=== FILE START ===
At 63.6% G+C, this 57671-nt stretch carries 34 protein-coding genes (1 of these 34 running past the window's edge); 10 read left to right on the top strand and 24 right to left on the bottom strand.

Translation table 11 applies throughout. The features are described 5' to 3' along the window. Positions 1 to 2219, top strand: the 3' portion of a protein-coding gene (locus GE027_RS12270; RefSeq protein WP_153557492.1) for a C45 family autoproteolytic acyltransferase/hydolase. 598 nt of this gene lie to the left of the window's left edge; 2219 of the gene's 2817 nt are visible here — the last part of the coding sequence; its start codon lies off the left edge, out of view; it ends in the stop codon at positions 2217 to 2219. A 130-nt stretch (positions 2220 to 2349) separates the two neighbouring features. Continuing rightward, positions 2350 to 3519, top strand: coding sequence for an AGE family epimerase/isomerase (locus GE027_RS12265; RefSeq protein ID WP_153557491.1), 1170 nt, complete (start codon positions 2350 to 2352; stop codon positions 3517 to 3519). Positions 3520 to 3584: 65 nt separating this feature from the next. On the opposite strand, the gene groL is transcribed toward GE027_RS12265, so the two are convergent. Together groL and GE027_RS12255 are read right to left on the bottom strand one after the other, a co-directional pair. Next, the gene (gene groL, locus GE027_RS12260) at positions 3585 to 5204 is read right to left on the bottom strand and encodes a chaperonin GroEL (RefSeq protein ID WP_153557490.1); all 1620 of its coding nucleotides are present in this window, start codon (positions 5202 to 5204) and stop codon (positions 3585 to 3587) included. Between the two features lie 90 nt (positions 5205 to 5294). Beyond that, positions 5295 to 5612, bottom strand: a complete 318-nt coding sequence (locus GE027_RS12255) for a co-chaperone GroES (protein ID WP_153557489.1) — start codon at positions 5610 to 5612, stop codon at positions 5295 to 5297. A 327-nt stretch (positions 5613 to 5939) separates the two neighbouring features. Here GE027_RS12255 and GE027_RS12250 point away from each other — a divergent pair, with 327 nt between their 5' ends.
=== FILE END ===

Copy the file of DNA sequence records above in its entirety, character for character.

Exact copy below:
At 63.6% G+C, this 57671-nt stretch carries 34 protein-coding genes (1 of these 34 running past the window's edge); 10 read left to right on the top strand and 24 right to left on the bottom strand.

Translation table 11 applies throughout. The features are described 5' to 3' along the window. Positions 1 to 2219, top strand: the 3' portion of a protein-coding gene (locus GE027_RS12270; RefSeq protein WP_153557492.1) for a C45 family autoproteolytic acyltransferase/hydolase. 598 nt of this gene lie to the left of the window's left edge; 2219 of the gene's 2817 nt are visible here — the last part of the coding sequence; its start codon lies off the left edge, out of view; it ends in the stop codon at positions 2217 to 2219. A 130-nt stretch (positions 2220 to 2349) separates the two neighbouring features. Continuing rightward, positions 2350 to 3519, top strand: coding sequence for an AGE family epimerase/isomerase (locus GE027_RS12265; RefSeq protein ID WP_153557491.1), 1170 nt, complete (start codon positions 2350 to 2352; stop codon positions 3517 to 3519). Positions 3520 to 3584: 65 nt separating this feature from the next. On the opposite strand, the gene groL is transcribed toward GE027_RS12265, so the two are convergent. Together groL and GE027_RS12255 are read right to left on the bottom strand one after the other, a co-directional pair. Next, the gene (gene groL, locus GE027_RS12260) at positions 3585 to 5204 is read right to left on the bottom strand and encodes a chaperonin GroEL (RefSeq protein ID WP_153557490.1); all 1620 of its coding nucleotides are present in this window, start codon (positions 5202 to 5204) and stop codon (positions 3585 to 3587) included. Between the two features lie 90 nt (positions 5205 to 5294). Beyond that, positions 5295 to 5612, bottom strand: a complete 318-nt coding sequence (locus GE027_RS12255) for a co-chaperone GroES (protein ID WP_153557489.1) — start codon at positions 5610 to 5612, stop codon at positions 5295 to 5297. A 327-nt stretch (positions 5613 to 5939) separates the two neighbouring features. Here GE027_RS12255 and GE027_RS12250 point away from each other — a divergent pair, with 327 nt between their 5' ends.